Interaction Between a Building Complex with an Integrated Thermal Energy System and a District Heating System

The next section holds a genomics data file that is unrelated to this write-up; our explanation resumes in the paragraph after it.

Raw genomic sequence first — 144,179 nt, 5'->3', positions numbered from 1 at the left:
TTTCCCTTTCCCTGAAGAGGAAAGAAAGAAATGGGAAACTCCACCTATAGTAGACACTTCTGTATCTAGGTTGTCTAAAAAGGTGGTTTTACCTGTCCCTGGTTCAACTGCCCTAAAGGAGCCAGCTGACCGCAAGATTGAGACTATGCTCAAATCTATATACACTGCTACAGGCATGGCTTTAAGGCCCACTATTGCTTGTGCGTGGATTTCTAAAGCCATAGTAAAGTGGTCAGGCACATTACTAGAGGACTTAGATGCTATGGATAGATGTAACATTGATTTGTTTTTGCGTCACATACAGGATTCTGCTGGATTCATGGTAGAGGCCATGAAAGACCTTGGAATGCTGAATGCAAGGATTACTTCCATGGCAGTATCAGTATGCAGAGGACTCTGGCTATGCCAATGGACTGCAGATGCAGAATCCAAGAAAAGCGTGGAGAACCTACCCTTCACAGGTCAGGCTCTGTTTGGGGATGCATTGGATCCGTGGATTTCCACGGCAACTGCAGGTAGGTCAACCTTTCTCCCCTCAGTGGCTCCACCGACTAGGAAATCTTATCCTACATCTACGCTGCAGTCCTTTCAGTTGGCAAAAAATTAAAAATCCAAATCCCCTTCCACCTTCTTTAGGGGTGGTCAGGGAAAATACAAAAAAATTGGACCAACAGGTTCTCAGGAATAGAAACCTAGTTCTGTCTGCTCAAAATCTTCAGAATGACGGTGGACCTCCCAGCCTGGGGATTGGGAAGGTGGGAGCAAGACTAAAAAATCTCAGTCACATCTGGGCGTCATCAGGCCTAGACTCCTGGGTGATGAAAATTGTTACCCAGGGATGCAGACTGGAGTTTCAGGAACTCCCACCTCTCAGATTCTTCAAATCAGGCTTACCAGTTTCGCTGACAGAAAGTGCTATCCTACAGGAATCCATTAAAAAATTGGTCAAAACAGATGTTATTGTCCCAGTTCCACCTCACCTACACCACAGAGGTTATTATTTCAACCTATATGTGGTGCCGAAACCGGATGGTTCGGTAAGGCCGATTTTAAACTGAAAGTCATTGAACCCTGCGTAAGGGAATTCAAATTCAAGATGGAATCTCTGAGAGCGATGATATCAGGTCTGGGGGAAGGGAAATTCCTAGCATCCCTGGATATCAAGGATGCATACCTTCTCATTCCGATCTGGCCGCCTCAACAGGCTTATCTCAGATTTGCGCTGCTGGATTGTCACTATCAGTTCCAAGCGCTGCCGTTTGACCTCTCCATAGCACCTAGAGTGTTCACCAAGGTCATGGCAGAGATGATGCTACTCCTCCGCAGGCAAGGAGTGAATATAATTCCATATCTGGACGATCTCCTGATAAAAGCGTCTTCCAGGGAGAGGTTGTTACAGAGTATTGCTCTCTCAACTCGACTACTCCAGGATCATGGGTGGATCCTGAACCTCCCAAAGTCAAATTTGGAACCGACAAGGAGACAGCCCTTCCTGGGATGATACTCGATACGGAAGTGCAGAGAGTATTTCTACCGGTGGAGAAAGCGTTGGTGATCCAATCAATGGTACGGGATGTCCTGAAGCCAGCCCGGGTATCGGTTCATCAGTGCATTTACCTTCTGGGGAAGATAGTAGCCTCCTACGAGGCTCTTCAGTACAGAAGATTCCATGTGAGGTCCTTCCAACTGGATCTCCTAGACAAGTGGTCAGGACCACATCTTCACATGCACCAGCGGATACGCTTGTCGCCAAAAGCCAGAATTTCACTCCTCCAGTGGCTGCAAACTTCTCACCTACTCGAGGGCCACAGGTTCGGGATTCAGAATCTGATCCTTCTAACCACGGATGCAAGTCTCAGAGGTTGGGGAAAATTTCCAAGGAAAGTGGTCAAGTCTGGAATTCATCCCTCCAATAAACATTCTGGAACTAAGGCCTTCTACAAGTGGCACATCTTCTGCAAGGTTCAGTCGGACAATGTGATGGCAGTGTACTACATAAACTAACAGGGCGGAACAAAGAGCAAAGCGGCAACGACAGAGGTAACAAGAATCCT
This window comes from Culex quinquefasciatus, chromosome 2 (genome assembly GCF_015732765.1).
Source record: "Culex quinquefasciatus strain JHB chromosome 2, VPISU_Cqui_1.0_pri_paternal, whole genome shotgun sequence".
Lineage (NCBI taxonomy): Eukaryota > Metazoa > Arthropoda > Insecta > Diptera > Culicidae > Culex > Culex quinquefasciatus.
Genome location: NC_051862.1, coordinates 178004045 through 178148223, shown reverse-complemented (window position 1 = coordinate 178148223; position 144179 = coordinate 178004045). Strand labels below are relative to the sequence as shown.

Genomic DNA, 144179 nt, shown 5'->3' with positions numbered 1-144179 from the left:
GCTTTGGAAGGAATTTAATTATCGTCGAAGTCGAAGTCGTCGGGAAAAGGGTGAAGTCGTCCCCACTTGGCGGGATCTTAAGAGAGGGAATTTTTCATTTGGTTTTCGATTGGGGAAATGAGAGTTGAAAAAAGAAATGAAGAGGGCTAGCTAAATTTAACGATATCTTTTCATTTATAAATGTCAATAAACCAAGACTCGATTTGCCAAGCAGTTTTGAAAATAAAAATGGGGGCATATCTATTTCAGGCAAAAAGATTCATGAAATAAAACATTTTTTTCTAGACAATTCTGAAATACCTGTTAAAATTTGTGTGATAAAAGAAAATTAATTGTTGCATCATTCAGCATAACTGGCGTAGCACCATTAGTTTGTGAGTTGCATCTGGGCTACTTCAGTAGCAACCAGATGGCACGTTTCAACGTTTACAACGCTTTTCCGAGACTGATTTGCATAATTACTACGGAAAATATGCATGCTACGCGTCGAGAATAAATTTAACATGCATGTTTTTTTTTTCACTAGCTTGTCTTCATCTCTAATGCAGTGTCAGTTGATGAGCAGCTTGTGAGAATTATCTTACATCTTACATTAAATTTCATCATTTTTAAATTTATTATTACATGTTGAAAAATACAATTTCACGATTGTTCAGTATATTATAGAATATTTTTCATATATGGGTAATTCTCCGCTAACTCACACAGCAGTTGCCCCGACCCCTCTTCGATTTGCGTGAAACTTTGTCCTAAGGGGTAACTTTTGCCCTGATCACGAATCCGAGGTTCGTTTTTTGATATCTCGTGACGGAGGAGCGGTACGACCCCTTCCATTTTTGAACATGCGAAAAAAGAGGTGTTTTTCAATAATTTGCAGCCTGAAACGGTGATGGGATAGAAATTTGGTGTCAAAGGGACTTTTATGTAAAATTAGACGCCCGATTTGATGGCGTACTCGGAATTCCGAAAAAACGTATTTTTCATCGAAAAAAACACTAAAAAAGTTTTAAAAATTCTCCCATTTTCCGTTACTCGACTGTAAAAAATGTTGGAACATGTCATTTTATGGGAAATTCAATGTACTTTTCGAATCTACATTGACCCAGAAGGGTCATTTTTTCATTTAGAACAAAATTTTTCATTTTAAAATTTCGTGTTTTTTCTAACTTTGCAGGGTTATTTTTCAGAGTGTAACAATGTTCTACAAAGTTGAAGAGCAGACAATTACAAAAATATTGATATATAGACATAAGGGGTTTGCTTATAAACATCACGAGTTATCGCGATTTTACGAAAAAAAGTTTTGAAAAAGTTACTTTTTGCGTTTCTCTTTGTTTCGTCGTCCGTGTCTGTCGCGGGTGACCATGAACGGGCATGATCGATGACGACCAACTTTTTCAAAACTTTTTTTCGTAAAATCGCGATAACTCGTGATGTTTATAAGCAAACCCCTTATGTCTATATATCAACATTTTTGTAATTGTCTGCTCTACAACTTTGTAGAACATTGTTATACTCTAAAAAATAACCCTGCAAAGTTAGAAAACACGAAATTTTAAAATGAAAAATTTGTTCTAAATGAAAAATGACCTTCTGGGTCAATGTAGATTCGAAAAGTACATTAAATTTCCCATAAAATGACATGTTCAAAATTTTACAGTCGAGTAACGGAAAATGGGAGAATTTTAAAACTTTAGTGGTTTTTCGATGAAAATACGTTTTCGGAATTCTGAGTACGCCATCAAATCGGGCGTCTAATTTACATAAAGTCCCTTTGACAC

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Integrated thermal energy systems provide heating and cooling for several commercial and residential buildings. These systems usually have both short-term and seasonal thermal energy storages. High cooling demands lead to a big amount of excess heat. This heat could be exported to a district heating system. Low temperature district heating can increase the integration of renewable and waste energy sources and may significantly contribute to the overall efficiency of future energy systems. In this study, the interaction of an integrated thermal energy system in Norway with district heating was investigated. The main parts of the energy system were heat pumps with 1 MW total cooling capacity, solar thermal collectors as well as water tanks and boreholes for thermal energy storage. It was assumed that heat from the solar collector tank could be exported to the district heating supply line, while the condenser heat from the heat pump was considered to be exported to the return line. Dynamic simulations were performed using a Modelica model of the energy system. An important result of the system simulations was the energy balance of the borehole thermal energy storage. Without heat export, the storage was charged more during summer than it was discharged during winter. This imbalance could lead to a ground temperature increase. To ensure feasible long-term operation of the energy system, the average annual ground temperature should remain constant. By exporting heat to the district heating system, borehole heat balance could be achieved and operating costs could be reduced.